Being content


The heart receives many conflicting messages about how to relate to the world and what brings happiness. In the US Thanksgiving leads into Black Friday, and the influence of this notion is now reproduced around the world, including here in Ireland. 

For many people in our culture, the heart fills up with joy, with gratefulness, and just at the moment when it wants to overflow and really the joy comes to itself, at that moment, advertisement comes in and says “No, no, there’s a better model, and there’s a newer model, and your neighbor has a bigger one.” And so instead of overflowing, we make the bowl bigger, and bigger, and bigger. And it never overflows. It never gives us this joy. It’s affluent, this affluency side that means it always flows in, it doesn’t overflow. It flows in, and in, and in, and in, and chokes us eventually. And we don’t have to deprive ourselves of anything, but we can learn that the real joys come with quality, not with quantity.

David Steindl-Rast, Anatomy of Gratitude, Interview with Krista Tippett, On Being.


A special greeting for Thanksgiving for all those who read and follow the Blog in the United States. Gratitude helps us to focus on what we have, and not on what we lack,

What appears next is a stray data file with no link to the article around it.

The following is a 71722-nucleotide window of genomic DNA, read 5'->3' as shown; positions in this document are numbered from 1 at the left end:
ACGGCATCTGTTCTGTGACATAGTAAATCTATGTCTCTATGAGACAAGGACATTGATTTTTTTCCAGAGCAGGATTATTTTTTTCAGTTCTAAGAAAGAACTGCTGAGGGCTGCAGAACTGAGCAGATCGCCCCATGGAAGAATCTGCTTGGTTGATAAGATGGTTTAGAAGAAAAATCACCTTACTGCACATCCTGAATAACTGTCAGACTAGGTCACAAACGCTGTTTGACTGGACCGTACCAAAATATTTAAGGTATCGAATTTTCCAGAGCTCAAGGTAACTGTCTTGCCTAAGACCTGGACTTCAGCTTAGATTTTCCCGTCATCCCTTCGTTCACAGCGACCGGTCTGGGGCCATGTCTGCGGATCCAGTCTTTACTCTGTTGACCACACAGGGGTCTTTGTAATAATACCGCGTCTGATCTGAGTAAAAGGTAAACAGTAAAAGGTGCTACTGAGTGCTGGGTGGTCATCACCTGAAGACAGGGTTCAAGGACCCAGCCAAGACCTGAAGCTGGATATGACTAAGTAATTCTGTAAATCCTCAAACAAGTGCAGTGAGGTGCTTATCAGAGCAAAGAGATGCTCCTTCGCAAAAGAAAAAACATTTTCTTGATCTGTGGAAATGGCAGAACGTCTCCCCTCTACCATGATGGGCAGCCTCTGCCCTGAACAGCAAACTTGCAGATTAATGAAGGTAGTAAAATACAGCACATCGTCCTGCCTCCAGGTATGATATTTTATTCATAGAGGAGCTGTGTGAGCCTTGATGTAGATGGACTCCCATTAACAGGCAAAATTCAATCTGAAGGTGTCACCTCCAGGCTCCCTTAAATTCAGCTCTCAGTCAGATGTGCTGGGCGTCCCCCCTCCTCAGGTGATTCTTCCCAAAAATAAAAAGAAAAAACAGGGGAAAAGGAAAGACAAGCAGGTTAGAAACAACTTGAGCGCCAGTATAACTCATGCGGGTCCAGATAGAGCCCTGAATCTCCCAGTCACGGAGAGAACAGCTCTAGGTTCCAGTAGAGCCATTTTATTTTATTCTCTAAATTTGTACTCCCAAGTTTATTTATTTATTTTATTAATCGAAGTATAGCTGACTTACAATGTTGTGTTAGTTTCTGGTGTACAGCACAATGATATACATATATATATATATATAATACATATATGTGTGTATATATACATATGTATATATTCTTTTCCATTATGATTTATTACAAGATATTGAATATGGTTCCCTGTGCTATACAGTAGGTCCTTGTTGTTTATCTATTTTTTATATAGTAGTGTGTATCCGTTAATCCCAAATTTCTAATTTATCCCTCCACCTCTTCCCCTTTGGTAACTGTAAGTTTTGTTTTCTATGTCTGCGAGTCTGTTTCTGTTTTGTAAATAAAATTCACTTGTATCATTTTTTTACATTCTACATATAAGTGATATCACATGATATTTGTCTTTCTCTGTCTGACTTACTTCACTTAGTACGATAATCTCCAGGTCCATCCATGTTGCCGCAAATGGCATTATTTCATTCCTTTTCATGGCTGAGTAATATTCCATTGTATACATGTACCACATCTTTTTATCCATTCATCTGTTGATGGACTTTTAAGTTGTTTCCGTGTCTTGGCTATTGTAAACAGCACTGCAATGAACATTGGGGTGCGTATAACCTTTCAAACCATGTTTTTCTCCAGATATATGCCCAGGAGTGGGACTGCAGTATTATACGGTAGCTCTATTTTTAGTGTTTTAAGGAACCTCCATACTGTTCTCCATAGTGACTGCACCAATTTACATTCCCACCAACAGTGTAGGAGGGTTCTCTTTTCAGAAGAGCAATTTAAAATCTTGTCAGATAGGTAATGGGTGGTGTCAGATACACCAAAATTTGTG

I am grateful for what I am and have. My thanksgiving is perpetual. It is surprising how contented one can be with nothing definite – only a sense of existence. I am ready to try this for the next ten thousand years, and exhaust it. How sweet to think of my extremities well charred, and my intellectual part too, so that there is no danger of worm or rot for a long while. My breath is sweet to me. O how I laugh when I think of my vague indefinite riches. No run on the bank can drain it, for my wealth is not possession but enjoyment. 

Henry David Thoreau, Letter, Friends and Followers, 1856

The good as well as the bad

To be grateful for the good things that happen in our lives is easy, but to be grateful for all our lives—the good as well as the bad, the moments of joy as well as the moments of sorrow, the successes as well as the failures, the rewards as well as the rejections—that requires hard spiritual work.

Still, we are only truly grateful people when we can say thank you to all that has brought us to the present moment.

Henri Nouwen